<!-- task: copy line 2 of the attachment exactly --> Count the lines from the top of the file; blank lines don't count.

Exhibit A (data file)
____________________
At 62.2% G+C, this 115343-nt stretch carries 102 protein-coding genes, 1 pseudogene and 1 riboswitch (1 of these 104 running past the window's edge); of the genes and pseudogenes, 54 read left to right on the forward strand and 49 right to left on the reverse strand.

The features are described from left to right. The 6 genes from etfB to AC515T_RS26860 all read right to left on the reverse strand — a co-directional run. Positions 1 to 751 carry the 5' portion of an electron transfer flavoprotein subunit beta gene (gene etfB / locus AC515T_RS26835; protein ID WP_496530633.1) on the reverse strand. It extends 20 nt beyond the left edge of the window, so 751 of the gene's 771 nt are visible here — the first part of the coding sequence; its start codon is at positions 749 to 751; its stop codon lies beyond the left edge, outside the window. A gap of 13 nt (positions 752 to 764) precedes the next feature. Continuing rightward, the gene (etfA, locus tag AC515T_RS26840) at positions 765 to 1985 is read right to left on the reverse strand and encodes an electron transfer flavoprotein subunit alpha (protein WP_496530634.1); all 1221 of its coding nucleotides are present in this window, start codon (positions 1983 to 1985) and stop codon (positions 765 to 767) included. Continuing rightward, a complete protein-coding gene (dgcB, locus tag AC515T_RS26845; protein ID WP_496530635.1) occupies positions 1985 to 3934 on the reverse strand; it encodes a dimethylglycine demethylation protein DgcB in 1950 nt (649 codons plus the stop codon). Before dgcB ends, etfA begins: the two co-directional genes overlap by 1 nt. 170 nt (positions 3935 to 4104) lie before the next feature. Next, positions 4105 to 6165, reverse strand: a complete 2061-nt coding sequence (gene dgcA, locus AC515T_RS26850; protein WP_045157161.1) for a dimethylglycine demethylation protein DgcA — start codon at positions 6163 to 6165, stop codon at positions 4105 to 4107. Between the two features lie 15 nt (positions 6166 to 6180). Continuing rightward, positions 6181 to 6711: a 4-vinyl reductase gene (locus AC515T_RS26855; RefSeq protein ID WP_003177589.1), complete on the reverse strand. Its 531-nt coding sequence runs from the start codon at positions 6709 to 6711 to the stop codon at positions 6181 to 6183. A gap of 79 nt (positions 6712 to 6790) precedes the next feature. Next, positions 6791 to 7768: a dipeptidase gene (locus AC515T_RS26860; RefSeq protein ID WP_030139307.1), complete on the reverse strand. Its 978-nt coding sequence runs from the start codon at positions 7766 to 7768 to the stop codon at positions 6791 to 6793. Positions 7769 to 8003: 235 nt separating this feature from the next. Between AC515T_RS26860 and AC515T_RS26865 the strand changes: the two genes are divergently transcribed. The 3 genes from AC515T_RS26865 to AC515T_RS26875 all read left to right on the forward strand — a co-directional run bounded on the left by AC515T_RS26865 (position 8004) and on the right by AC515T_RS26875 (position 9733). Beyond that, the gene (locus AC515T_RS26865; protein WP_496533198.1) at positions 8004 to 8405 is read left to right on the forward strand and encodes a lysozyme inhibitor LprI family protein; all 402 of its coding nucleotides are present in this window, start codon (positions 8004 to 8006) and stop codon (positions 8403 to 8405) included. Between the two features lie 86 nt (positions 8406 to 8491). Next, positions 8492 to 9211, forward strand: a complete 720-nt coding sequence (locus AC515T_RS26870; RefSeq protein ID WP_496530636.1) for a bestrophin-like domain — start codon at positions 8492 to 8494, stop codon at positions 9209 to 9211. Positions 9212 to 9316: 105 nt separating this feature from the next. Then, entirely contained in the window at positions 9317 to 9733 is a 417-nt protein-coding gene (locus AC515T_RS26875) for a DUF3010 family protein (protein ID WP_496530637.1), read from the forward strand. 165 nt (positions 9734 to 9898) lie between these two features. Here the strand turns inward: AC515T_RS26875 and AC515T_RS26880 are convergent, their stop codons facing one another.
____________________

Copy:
The features are described from left to right. The 6 genes from etfB to AC515T_RS26860 all read right to left on the reverse strand — a co-directional run. Positions 1 to 751 carry the 5' portion of an electron transfer flavoprotein subunit beta gene (gene etfB / locus AC515T_RS26835; protein ID WP_496530633.1) on the reverse strand. It extends 20 nt beyond the left edge of the window, so 751 of the gene's 771 nt are visible here — the first part of the coding sequence; its start codon is at positions 749 to 751; its stop codon lies beyond the left edge, outside the window. A gap of 13 nt (positions 752 to 764) precedes the next feature. Continuing rightward, the gene (etfA, locus tag AC515T_RS26840) at positions 765 to 1985 is read right to left on the reverse strand and encodes an electron transfer flavoprotein subunit alpha (protein WP_496530634.1); all 1221 of its coding nucleotides are present in this window, start codon (positions 1983 to 1985) and stop codon (positions 765 to 767) included. Continuing rightward, a complete protein-coding gene (dgcB, locus tag AC515T_RS26845; protein ID WP_496530635.1) occupies positions 1985 to 3934 on the reverse strand; it encodes a dimethylglycine demethylation protein DgcB in 1950 nt (649 codons plus the stop codon). Before dgcB ends, etfA begins: the two co-directional genes overlap by 1 nt. 170 nt (positions 3935 to 4104) lie before the next feature. Next, positions 4105 to 6165, reverse strand: a complete 2061-nt coding sequence (gene dgcA, locus AC515T_RS26850; protein WP_045157161.1) for a dimethylglycine demethylation protein DgcA — start codon at positions 6163 to 6165, stop codon at positions 4105 to 4107. Between the two features lie 15 nt (positions 6166 to 6180). Continuing rightward, positions 6181 to 6711: a 4-vinyl reductase gene (locus AC515T_RS26855; RefSeq protein ID WP_003177589.1), complete on the reverse strand. Its 531-nt coding sequence runs from the start codon at positions 6709 to 6711 to the stop codon at positions 6181 to 6183. A gap of 79 nt (positions 6712 to 6790) precedes the next feature. Next, positions 6791 to 7768: a dipeptidase gene (locus AC515T_RS26860; RefSeq protein ID WP_030139307.1), complete on the reverse strand. Its 978-nt coding sequence runs from the start codon at positions 7766 to 7768 to the stop codon at positions 6791 to 6793. Positions 7769 to 8003: 235 nt separating this feature from the next. Between AC515T_RS26860 and AC515T_RS26865 the strand changes: the two genes are divergently transcribed. The 3 genes from AC515T_RS26865 to AC515T_RS26875 all read left to right on the forward strand — a co-directional run bounded on the left by AC515T_RS26865 (position 8004) and on the right by AC515T_RS26875 (position 9733). Beyond that, the gene (locus AC515T_RS26865; protein WP_496533198.1) at positions 8004 to 8405 is read left to right on the forward strand and encodes a lysozyme inhibitor LprI family protein; all 402 of its coding nucleotides are present in this window, start codon (positions 8004 to 8006) and stop codon (positions 8403 to 8405) included. Between the two features lie 86 nt (positions 8406 to 8491). Next, positions 8492 to 9211, forward strand: a complete 720-nt coding sequence (locus AC515T_RS26870; RefSeq protein ID WP_496530636.1) for a bestrophin-like domain — start codon at positions 8492 to 8494, stop codon at positions 9209 to 9211. Positions 9212 to 9316: 105 nt separating this feature from the next. Then, entirely contained in the window at positions 9317 to 9733 is a 417-nt protein-coding gene (locus AC515T_RS26875) for a DUF3010 family protein (protein ID WP_496530637.1), read from the forward strand. 165 nt (positions 9734 to 9898) lie between these two features. Here the strand turns inward: AC515T_RS26875 and AC515T_RS26880 are convergent, their stop codons facing one another.